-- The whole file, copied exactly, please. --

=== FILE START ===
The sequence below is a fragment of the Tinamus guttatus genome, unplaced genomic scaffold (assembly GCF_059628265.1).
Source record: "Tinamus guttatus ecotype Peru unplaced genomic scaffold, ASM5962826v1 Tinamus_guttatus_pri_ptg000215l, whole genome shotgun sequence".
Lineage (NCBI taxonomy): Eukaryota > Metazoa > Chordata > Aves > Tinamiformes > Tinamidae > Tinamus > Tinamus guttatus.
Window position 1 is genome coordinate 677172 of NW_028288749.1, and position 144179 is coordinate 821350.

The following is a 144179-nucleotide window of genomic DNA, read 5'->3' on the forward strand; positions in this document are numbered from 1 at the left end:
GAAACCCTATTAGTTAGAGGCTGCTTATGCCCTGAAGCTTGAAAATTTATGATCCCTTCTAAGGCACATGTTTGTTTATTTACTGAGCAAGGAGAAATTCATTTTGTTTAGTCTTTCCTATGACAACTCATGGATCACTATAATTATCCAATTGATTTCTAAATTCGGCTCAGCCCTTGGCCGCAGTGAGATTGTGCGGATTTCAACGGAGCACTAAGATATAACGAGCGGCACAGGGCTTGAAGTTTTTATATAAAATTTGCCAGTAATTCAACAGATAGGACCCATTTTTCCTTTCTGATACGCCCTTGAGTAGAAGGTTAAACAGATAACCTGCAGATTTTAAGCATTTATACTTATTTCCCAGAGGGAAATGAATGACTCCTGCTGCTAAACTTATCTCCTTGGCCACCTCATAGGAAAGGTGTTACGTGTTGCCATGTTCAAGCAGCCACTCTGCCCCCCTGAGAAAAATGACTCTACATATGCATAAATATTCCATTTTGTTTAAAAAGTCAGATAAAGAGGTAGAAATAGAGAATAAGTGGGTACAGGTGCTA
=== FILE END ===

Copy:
The sequence below is a fragment of the Tinamus guttatus genome, unplaced genomic scaffold (assembly GCF_059628265.1).
Source record: "Tinamus guttatus ecotype Peru unplaced genomic scaffold, ASM5962826v1 Tinamus_guttatus_pri_ptg000215l, whole genome shotgun sequence".
Lineage (NCBI taxonomy): Eukaryota > Metazoa > Chordata > Aves > Tinamiformes > Tinamidae > Tinamus > Tinamus guttatus.
Window position 1 is genome coordinate 677172 of NW_028288749.1, and position 144179 is coordinate 821350.

The following is a 144179-nucleotide window of genomic DNA, read 5'->3' on the forward strand; positions in this document are numbered from 1 at the left end:
GAAACCCTATTAGTTAGAGGCTGCTTATGCCCTGAAGCTTGAAAATTTATGATCCCTTCTAAGGCACATGTTTGTTTATTTACTGAGCAAGGAGAAATTCATTTTGTTTAGTCTTTCCTATGACAACTCATGGATCACTATAATTATCCAATTGATTTCTAAATTCGGCTCAGCCCTTGGCCGCAGTGAGATTGTGCGGATTTCAACGGAGCACTAAGATATAACGAGCGGCACAGGGCTTGAAGTTTTTATATAAAATTTGCCAGTAATTCAACAGATAGGACCCATTTTTCCTTTCTGATACGCCCTTGAGTAGAAGGTTAAACAGATAACCTGCAGATTTTAAGCATTTATACTTATTTCCCAGAGGGAAATGAATGACTCCTGCTGCTAAACTTATCTCCTTGGCCACCTCATAGGAAAGGTGTTACGTGTTGCCATGTTCAAGCAGCCACTCTGCCCCCCTGAGAAAAATGACTCTACATATGCATAAATATTCCATTTTGTTTAAAAAGTCAGATAAAGAGGTAGAAATAGAGAATAAGTGGGTACAGGTGCTA